“Slowly, sir! Walk slowly!”
He’s in his prime, well built with upright bearing: neatly trimmed beard still black; polished tan shoes and pressed shirt arcing over a respectable paunch to suggest a man of substance. A man to heed on such matters.
He’s right of course. The rules for negotiating safe passage across Chandpol Bazar in Jaipur’s Pink City are also those for traversing the equal and, since there’s method below the chaos, equally illusory lawlessness of Saigon’s Dien Bien Phu Avenue. Disregarding the alarmed doom-screech of a too sensitive, a too – this is a metaphor for Enlightenment, you understand – westernised central nervous system, you must step out with confidence and slow steady pace the moment you register a fleeting lacuna in the first decile of tarmac. Wait for the whole road to clear, or more modestly a three metre corridor of it, and you’ll still be at the kerb as the Four Horsemen thunder past at the end of time.
Consistency is king. The cars and scooters, lorries and tuk-tuks, rickshaw and camel cart wallahs will read your direction and pace in making due adjustment to their own. You have to trust to that. What you must not do is freeze in panic, or make sudden alterations in course or speed. The one will throw drivers into confusion, with serious implications for their wellbeing. The other may take you out of the path of that bus but its threat was also an illusion. This is a land where culpability calculations carry little weight, and those whose vehicles hit pedestrians are routinely lynched on the spot. Less illusory is the truck emerging from the side road opposite, into whose path your ill advised diagonal leap has carried you. Think frying pan. Think out of. Think fire – for you and trucker both.
No harm done this time. My well wisher is issuing a general caution is all. Palms raised in mea culpa, I stop at the far side and wait for him to join me. Courtesies are exchanged. We go our separate ways, his parting words that I should not miss the fine Krishna Temple three minutes up Chandpol Bazar on the south side, the side I’ve just crossed from. I need only do an about turn to follow two pieces of advice with one stone. So to speak.
I landed in Delhi Indira Gandhi at 04:00 local time on Saturday. My layover at Istanbul Ataturk had been twenty-one hours but passed quickly. Stretched out on plush seats in the most dimly lit of a hundred waiting areas, cabin luggage as pillow, I slept as well as I do at home. Next day I read my Kindle, finishing John Lanchester’s excellent Capital before turning to Amitav Ghosh’s Sea of Poppies. (I couldn’t get into the latter when a friend recommended it last year. Now I’m as hooked as the opium addicts it speaks of.) Other times I meditated, listened to Louis, Stan Getz and the Stones on my iPod or watched the comings and goings of a bustling, international hub airport. Ye who are jaded should sit in such a place while coffee coloured kids shriek with laughter as they run a delighted standstill against the direction of a moving walkway. Einstein would click with them.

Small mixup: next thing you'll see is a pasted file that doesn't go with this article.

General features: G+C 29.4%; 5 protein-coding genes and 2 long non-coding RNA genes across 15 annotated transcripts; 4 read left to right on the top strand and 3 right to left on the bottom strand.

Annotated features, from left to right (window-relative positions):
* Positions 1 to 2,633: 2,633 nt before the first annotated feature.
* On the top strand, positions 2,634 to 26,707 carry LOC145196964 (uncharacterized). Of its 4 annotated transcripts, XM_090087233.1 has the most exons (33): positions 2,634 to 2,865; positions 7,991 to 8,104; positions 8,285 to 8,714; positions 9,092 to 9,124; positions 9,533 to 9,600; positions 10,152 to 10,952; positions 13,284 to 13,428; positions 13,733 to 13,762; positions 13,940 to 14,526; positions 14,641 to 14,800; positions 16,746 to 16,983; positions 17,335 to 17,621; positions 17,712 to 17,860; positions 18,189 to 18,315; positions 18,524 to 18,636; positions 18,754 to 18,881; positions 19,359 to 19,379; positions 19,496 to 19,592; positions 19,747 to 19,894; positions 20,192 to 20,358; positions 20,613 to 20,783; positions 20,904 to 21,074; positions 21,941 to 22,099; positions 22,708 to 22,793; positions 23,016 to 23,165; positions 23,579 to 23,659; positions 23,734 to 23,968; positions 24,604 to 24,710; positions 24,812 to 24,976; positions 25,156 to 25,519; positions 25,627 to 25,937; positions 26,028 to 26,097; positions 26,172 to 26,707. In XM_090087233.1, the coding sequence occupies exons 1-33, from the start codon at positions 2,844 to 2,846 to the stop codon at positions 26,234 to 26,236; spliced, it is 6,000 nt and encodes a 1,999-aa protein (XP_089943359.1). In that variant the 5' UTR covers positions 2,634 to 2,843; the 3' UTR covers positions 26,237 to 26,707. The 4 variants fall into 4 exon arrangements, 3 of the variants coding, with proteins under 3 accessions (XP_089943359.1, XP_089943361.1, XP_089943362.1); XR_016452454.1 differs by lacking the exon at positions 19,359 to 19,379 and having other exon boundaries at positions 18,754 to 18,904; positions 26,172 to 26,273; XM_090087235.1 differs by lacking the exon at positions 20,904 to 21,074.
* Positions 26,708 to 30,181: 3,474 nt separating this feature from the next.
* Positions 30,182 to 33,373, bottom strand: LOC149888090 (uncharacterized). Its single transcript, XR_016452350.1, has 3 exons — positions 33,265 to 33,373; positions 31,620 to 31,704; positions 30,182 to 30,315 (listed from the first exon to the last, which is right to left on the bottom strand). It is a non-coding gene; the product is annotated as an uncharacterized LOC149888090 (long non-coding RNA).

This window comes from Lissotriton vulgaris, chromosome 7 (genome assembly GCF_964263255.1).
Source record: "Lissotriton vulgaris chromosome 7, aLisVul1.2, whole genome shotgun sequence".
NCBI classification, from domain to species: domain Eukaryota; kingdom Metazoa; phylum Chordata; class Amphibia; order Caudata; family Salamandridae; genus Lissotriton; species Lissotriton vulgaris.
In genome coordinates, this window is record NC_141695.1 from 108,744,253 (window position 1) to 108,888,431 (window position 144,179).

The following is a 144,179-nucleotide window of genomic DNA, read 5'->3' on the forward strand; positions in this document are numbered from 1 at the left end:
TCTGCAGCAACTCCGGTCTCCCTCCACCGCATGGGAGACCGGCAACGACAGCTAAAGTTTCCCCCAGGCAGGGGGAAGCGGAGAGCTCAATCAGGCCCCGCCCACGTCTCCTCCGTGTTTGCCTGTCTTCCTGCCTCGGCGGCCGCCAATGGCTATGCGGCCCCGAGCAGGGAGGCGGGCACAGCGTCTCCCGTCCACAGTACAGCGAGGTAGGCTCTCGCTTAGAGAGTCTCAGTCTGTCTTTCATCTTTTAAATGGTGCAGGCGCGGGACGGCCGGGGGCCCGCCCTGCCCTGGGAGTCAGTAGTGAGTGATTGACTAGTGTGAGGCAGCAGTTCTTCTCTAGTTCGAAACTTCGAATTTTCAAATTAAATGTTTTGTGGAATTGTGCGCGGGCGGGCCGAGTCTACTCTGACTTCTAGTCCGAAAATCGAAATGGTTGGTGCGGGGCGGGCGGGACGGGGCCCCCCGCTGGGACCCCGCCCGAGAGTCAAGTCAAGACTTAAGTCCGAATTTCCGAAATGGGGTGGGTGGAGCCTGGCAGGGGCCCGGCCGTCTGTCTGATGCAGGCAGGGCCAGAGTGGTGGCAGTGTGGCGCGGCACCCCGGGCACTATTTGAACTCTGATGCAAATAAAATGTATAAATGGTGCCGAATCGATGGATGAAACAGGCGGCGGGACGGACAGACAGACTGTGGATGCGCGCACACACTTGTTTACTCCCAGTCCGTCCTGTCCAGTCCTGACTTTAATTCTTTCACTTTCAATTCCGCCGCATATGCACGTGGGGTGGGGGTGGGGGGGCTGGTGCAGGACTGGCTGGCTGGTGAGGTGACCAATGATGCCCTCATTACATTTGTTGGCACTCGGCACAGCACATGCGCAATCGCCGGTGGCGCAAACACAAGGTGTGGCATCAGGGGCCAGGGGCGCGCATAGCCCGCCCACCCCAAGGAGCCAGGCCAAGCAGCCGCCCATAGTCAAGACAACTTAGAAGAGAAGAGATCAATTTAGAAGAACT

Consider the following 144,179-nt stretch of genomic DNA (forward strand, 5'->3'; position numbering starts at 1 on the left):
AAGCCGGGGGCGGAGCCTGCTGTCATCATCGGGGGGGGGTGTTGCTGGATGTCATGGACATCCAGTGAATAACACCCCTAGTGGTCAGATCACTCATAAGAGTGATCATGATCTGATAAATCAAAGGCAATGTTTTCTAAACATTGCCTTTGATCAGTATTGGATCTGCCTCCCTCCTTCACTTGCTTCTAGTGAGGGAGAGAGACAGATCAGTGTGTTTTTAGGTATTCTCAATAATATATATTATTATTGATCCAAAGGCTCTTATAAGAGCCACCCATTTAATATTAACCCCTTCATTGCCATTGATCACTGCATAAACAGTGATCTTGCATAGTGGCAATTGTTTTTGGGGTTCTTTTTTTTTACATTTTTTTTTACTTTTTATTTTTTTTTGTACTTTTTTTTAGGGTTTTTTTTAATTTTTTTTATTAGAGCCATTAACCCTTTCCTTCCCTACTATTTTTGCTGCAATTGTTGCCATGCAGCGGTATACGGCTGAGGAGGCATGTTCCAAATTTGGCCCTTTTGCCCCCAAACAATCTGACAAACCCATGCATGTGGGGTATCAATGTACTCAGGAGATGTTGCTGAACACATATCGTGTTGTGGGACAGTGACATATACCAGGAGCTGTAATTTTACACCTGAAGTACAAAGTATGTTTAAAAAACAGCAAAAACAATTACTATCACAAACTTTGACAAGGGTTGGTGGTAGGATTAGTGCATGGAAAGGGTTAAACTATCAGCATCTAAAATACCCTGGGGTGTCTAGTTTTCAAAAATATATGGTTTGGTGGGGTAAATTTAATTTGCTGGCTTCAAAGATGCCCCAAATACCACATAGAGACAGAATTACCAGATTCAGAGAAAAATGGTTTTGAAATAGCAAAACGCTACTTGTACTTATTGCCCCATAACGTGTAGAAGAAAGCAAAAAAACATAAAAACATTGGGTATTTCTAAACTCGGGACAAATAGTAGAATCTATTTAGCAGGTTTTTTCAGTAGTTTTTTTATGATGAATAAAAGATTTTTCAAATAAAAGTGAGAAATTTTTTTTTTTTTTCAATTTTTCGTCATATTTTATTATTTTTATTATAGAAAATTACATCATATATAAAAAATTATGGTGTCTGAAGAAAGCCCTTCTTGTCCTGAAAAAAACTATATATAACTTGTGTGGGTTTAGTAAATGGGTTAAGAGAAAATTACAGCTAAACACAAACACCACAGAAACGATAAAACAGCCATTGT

Clearing Indian customs was fast, even allowing for the fact I waited ten minutes in the wrong queue before being brusquely told I had a tourist visa so must go “there” – delivered with sideways toss of head as indicatively useless as it was dismissive. Along with other disoriented palefaces I found the correct queue, and was through in fifteen. Just as well since, having previously only flown in and out of India, I’d not realised domestic routes are served not by a different terminal but by a separate airport a twenty-five minute bus ride away. In the dark I waited, Indira to my back, at the bus stand I’d been directed to. I was already sweating from the heat but noted with surprised approval that though the rainy season is not officially over, humidity levels are pleasantly low. They’ll be lower still in the desert state of Rajasthan.